On Tuesday, health officials from the Centers for Disease Control and Prevention issued a dire warning: The U.S. will almost certainly not be spared from the outbreak of a new pneumonia-causing coronavirus that threatens to sweep across the globe. It’s only a matter of time before the virus will start to spread locally, if it isn’t doing so already.
Since the outbreak first emerged in China this past December, U.S. health officials have taken a cautious but not-too-pessimistic tone, saying that the risk to the general public remains low. To date, there have been 53 documented cases of COVID-19—the disease caused by the virus—in the U.S., with most involving people who had recently traveled to China or who were aboard the Diamond Princess cruise ship that harbored an outbreak.
But COVID-19 has clearly spread beyond mainland China in recent weeks, setting off local outbreaks in countries including South Korea, Italy, and Iran. The chances of stopping it from reaching the U.S. entirely now appear slim to none.
“Ultimately, we expect we will see community spread in the United States,” Nancy Messonnier, director of the National Center for Immunization and Respiratory Diseases at the CDC, told reporters in a conference Tuesday. “It’s not a question of if this will happen but when this will happen and how many people in this country will have severe illnesses.”
Messonnier also warned that the U.S. and the world at large need to start preparing for a potential pandemic.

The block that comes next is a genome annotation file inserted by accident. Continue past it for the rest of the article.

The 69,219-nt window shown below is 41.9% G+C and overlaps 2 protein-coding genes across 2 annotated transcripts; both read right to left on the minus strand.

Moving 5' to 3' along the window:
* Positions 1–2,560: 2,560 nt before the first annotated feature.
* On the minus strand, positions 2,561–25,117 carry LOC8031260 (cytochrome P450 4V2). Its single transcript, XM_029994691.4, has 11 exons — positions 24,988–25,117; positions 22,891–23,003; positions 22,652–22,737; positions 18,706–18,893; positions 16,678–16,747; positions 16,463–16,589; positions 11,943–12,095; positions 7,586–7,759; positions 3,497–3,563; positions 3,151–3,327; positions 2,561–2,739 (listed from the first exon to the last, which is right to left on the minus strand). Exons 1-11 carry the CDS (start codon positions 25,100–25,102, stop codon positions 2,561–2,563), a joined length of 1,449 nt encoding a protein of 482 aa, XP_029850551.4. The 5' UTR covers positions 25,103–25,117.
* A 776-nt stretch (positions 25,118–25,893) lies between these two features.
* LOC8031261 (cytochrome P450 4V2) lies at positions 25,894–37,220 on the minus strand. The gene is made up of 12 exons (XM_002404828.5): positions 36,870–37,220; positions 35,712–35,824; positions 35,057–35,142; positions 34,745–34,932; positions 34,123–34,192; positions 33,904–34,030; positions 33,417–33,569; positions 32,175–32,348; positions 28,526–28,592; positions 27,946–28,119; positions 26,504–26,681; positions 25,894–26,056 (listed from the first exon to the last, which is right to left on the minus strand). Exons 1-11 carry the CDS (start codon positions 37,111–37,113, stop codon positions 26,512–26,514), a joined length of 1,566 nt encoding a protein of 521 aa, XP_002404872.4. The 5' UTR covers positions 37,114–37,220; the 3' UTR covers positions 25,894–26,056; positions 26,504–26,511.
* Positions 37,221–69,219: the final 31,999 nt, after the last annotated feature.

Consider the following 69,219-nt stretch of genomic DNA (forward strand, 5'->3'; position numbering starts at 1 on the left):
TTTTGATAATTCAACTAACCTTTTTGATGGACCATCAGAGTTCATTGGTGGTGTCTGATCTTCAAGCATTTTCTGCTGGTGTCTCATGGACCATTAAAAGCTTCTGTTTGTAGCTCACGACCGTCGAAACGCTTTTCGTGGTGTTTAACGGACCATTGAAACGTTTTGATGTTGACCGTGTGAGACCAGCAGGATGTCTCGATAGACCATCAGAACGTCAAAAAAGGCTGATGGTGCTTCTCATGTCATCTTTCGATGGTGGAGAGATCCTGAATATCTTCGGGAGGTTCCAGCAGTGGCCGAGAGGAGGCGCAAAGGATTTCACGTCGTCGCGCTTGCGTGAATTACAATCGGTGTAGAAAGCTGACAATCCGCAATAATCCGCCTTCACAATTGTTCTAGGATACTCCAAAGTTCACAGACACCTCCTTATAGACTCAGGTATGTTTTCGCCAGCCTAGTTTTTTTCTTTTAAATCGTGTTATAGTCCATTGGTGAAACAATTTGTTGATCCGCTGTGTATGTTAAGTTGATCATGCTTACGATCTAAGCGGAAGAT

“We really want to prepare the American public for the possibility that their lives will be disrupted because of this pandemic,” Messonnier told reporters, adding she had told her own children the same. “We are asking the American public to prepare for the expectation that this might be bad.”
There are now at least 37 countries with reported cases of COVID-19, with several Middle East countries such as Iraq added to the list in recent days. Overall, there have been more than 80,000 reported cases and more than 2,700 deaths.
Yesterday, the World Health Organization declined to declare the outbreak a full-blown pandemic, saying they hadn’t seen evidence of an uncontained global spread or large-scale waves of serious disease and deaths yet. Some countries, including Vietnam, have appeared to contain their imported cases, while the reported rate of cases within China has now slowed down.
Ideally, it’s possible that any outbreaks within the U.S. could be reasonably managed and stopped from spreading too far. But the U.S. doesn’t seem anywhere near prepared to appropriately deal with a local outbreak. While South Korea has been able to test tens of thousands of residents, allowing officials to better track the disease, the U.S. so far has only tested a few hundred people. For weeks, U.S. state and local health departments have had to deal with faulty test kits sent out by the CDC, limiting their ability to diagnose patients. So there may already be clusters of undetected disease in the U.S.
The Trump administration has also repeatedly implemented or pushed for cuts to programs meant to track and prevent outbreaks, while some lawmakers have criticized the $2.5 billion in funding to combat the virus Trump recently requested from Congress as being far too little. Trump, however, continues to assure the public via tweet and press conferences that the situation is fully under control. But make no mistakes, a far-reaching outbreak of COVID-19 in the U.S. would undoubtedly be a disaster, even with a relatively low fatality rate.
“Public health and healthcare systems may become overloaded, with elevated rates of hospitalizations and deaths. Other critical infrastructure, such as law enforcement, emergency medical services, and transportation industry may also be affected,” the CDC’s website on COVID-19 now reads.